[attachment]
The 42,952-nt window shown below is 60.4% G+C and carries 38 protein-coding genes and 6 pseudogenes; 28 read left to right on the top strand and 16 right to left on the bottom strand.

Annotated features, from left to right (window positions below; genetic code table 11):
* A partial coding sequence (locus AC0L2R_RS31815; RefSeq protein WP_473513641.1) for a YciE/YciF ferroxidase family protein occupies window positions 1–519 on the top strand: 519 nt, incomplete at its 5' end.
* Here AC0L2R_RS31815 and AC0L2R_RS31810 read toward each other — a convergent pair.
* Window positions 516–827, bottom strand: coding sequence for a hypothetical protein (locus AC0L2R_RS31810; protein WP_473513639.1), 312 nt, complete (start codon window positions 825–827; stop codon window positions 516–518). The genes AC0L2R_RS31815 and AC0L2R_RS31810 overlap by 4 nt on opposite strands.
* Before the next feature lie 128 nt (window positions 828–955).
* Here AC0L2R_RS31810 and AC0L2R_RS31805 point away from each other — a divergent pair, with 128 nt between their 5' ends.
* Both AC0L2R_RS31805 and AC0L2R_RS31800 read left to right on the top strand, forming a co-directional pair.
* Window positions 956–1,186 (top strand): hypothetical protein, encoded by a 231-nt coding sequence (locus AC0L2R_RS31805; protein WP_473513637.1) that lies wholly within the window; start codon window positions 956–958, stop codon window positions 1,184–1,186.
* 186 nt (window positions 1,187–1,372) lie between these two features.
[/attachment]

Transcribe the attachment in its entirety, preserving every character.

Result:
The 42,952-nt window shown below is 60.4% G+C and carries 38 protein-coding genes and 6 pseudogenes; 28 read left to right on the top strand and 16 right to left on the bottom strand.

Annotated features, from left to right (window positions below; genetic code table 11):
* A partial coding sequence (locus AC0L2R_RS31815; RefSeq protein WP_473513641.1) for a YciE/YciF ferroxidase family protein occupies window positions 1–519 on the top strand: 519 nt, incomplete at its 5' end.
* Here AC0L2R_RS31815 and AC0L2R_RS31810 read toward each other — a convergent pair.
* Window positions 516–827, bottom strand: coding sequence for a hypothetical protein (locus AC0L2R_RS31810; protein WP_473513639.1), 312 nt, complete (start codon window positions 825–827; stop codon window positions 516–518). The genes AC0L2R_RS31815 and AC0L2R_RS31810 overlap by 4 nt on opposite strands.
* Before the next feature lie 128 nt (window positions 828–955).
* Here AC0L2R_RS31810 and AC0L2R_RS31805 point away from each other — a divergent pair, with 128 nt between their 5' ends.
* Both AC0L2R_RS31805 and AC0L2R_RS31800 read left to right on the top strand, forming a co-directional pair.
* Window positions 956–1,186 (top strand): hypothetical protein, encoded by a 231-nt coding sequence (locus AC0L2R_RS31805; protein WP_473513637.1) that lies wholly within the window; start codon window positions 956–958, stop codon window positions 1,184–1,186.
* 186 nt (window positions 1,187–1,372) lie between these two features.